“These companies have been asleep at the helm,” Blake said, describing the mindset of buyers like Mercuriadis. “They’re not working your copyrights. I’m going to go in, I’m going to audit these copyrights and I’m going to find missing money. So I’m going to be that much more efficient. Forget new exploitations. I’m going to find the new money that’s already existing that hasn’t been collected.”
In his acquisition of Young’s library, Mercuriadis insisted there would never be a shameless “Burger of Gold” ripping off one of Young’s biggest songs. While money may be important, artists are also looking to ensure their catalogs land in good hands.
Some artists have divested full interest of their catalogs, like Dylan and his deal to Universal Music Group, which was valued between $300-400 million. But many others have retained a partial stake in order to have some semblance of control or even reap the benefits as their catalog’s value increases.
Alter said she advises her music clients, “You really have to have a good sense that if you care about what happens to the work going forward, you really understand how these assets are going to be cared for now and going forward into the future as much as possible.”
As headlines continue swirling around Taylor Swift’s highly publicized pursuit of her masters, or the ongoing legal fight over Prince’s estate, that mindset is starting to sink in for many artists as they navigate their own catalog deals. Blake said artists shouldn’t approach this period as a fire sale but as a form of estate planning, since those who negotiate for at least some control can sleep soundly at night.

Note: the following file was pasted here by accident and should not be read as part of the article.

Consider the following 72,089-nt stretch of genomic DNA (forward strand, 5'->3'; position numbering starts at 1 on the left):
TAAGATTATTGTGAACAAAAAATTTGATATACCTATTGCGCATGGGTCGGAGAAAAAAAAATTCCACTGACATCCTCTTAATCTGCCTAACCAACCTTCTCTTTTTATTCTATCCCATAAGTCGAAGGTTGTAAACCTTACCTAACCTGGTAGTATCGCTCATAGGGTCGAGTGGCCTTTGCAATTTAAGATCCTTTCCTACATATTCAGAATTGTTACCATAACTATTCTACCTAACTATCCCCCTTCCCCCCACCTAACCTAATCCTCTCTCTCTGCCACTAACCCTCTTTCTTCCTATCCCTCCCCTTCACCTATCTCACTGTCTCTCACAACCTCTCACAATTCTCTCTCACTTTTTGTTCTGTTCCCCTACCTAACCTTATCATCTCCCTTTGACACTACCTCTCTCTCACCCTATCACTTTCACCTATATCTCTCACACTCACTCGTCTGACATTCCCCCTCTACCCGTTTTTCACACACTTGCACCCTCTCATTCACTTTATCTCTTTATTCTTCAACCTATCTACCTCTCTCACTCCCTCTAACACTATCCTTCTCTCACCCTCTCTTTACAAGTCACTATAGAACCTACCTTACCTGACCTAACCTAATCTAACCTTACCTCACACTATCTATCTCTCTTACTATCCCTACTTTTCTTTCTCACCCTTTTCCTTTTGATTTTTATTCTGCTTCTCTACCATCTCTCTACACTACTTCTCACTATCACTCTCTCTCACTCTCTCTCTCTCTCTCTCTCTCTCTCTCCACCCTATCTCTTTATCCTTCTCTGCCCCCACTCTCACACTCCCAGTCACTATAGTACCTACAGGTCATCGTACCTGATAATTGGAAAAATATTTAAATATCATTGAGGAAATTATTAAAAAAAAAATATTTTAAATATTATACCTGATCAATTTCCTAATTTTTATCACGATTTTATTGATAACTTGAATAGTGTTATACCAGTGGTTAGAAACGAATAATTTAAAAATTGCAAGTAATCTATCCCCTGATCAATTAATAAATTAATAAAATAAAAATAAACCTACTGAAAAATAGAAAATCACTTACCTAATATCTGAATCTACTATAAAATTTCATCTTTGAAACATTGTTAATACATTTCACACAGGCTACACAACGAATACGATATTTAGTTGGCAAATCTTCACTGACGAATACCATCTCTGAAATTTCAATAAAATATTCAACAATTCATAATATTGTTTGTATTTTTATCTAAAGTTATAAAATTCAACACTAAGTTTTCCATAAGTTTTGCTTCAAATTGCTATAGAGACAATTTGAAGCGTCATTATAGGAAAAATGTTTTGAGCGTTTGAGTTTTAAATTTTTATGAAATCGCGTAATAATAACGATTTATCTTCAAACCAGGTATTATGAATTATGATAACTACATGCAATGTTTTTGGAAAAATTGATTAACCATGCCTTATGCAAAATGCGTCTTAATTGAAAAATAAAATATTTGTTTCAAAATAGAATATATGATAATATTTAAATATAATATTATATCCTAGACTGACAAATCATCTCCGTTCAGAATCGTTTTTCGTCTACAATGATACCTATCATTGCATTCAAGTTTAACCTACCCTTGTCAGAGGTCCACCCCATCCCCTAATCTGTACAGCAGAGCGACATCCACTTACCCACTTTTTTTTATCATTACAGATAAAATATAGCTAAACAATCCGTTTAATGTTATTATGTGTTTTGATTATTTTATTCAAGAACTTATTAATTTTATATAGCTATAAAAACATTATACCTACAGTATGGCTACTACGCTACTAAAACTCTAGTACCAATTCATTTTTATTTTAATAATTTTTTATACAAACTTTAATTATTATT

“There are horror stories of talent giving away their publishing for three magic beans,” Blake said. “There was a sentiment among legacy talent of ‘never, ever sell your publishing.’ Those are your babies. Songwriters have become a little more sophisticated in their approach to things.”
Sammataro explained that virtually any artist with an established hit, or any kind of catalog, is in play to make a sale. And with the pandemic still raging and potential changes to tax codes on the way, he suspects there could be more deals finalized in the next 90 days. But above all, it’s a sign that music has value again.
“The fact that music is now being treated not just as a luxury buy, but as a sound asset class, I think is really interesting,” Sammataro said. “People are recognizing the value of music again. It’s so refreshing for something that in the post-Napster years was considered dead.”